POSTED Fri. Jun 24, 2016

Creative Culture

Contemporary Art Docks at PORT

The PORT art space in the Upper Ninth Ward is unique in that, when it rains, you can stand in the front room – which lacks a traditional roof – and miraculously not get wet, even as you watch a thin, beautiful sheen of rainwater fall down the cinderblock walls, onto hundreds of potted plants that render the otherwise urban warehouse verdant.

Walk beneath the well-placed iron balconies outside PORT’s upstairs gallery space, and you enter a second downstairs cement room/reverb chamber, its walls currently tattooed with a giant day-glow organic arch and other works by graffiti artist, You Go Girl.

SPECTACLES was a two-man exhibition featuring You Go Girl and graffiti artist Read More, where they were allowed to take over this whole 5,000 feet space for individual and collaborative works,” says Pamala Bishop, co-founder of PORT.

Bishop says the idea behind PORT is to let the unique space inspire the art in ways a traditional gallery or museum could not. Or as the space’s mission statement puts it, to “protract the experimental aspects of an artist’s practice from their traditional methods of creating and exhibiting work.”

“The downstairs space is so raw, we hope to see a lot of new things come from there,” says Bishop. “Then the rest of the rooms are more traditional, for displaying traditionally collectible art.”

That raw aesthetic vibe formed the backdrop of a theatrical production of “Splish” back in October, 2015. “‘Splish’ was basically the story of a mermaid brothel, and it was perfect for our sort of dilapidated building in the middle of the neighborhood,” Bishop recalls.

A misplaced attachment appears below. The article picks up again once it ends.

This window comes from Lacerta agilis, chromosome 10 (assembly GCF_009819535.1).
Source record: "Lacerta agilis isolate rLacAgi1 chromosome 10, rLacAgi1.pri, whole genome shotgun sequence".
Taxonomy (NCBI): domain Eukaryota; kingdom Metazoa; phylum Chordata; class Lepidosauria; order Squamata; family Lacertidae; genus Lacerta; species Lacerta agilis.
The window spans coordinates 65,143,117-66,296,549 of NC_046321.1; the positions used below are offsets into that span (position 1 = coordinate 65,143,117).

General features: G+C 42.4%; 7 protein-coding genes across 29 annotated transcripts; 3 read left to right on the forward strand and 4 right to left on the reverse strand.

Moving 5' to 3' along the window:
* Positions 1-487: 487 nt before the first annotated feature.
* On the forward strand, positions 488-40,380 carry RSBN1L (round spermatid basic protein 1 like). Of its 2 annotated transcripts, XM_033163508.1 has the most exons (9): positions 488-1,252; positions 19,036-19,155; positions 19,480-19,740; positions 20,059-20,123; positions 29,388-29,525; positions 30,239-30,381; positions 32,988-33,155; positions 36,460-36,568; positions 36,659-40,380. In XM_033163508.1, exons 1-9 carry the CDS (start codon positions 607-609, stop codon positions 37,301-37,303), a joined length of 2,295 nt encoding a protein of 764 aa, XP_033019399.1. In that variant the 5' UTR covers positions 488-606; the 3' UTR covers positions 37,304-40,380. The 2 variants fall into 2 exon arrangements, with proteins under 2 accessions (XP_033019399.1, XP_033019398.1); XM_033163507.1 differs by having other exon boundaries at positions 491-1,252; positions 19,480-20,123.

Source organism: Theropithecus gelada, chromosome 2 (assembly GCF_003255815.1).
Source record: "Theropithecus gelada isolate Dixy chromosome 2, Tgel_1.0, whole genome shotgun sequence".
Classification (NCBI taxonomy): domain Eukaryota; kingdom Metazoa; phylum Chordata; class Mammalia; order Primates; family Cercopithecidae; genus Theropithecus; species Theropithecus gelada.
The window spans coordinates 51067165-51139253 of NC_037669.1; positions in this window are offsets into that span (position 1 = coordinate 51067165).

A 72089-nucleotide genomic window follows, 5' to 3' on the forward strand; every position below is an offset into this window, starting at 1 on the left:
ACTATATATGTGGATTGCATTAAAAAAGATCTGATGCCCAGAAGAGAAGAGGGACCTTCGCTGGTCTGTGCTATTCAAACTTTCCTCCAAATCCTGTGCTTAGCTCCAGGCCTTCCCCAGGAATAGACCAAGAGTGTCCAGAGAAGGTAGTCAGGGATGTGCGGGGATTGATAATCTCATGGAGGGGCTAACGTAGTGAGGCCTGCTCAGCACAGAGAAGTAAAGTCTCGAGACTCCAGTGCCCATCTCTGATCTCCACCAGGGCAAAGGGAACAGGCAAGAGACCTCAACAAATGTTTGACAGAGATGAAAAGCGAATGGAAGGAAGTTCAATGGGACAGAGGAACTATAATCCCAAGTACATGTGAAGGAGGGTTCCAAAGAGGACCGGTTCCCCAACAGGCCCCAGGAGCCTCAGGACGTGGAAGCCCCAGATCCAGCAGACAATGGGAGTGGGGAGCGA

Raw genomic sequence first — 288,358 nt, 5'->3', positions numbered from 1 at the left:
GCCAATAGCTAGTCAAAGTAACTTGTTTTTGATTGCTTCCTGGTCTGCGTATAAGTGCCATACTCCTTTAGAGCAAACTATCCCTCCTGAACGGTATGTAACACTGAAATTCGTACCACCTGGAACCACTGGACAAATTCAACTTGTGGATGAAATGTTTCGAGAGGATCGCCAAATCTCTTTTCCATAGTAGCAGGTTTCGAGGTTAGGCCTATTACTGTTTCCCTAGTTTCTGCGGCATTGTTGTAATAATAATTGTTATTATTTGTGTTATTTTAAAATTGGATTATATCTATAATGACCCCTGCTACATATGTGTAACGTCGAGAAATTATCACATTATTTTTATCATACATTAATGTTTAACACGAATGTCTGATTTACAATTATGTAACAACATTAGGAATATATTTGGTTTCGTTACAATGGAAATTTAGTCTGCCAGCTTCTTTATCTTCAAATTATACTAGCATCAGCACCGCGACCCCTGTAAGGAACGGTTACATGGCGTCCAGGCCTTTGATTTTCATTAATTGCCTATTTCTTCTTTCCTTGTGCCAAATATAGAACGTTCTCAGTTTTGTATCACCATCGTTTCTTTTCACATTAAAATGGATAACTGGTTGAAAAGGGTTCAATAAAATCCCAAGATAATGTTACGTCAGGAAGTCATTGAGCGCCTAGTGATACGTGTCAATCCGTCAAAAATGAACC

“Artists were able to come in and do themes in each room. They had a lot of room to articulate their bigger visions without constraints. Because they could change the space however they wanted, ‘Splish’ was able to be very immersive in that way.”

Graffiti artist You Go Girl was also one of the creators and directors of ‘Splish,’ says Bishop, “And that translated into a relationship that became this last exhibition.”

PORT’s mission statement also frames the space as a community based initiative, “a model of artistic activism wherein the local community and participating artists are sharing space, process and inspiration.”

That mission was reflected in the SAMO Journey group exhibition, presented in conjunction with PhotoNOLA, which saw artists L. Kasimu Harris, Vitus Shell and Tiffany Smith examine themes of change versus stagnation as part of an annual festival of the New Orleans Photo Alliance, coordinated with local museums, galleries and alternative venues.

Bishop’s partner in PORT, real estate developer and art lover Jaohn Orgon, is best known as the one-man support team for the Esplanade Treehouse project, wherein artist Scott Pterodactyl placed discarded Katrina detritus in an enormous golden rain tree in the backyard of Orgon’s decrepit mansion-cum-artist clubhouse. The Treehouse was shut down due to dangerous levels of popularity in 2010, moved to St Claude Ave, then demolished in 2014.

“A big part of John and my relationship has always been doing projects and being creative together,” says Bishop. “We each bring something different. My love is for contemporary art and large-scale art projects. John too, but he has also a vision of possibly incorporating a distillery here. But we’re both trying to create a community project that integrates contemporary art.”

Bishop declined to discuss further PORT projects beyond an upcoming summer concert series — where, summer rains or not, you can watch the band in the fresh air, and still remain dry.

Image via PORT’s Facebook page.

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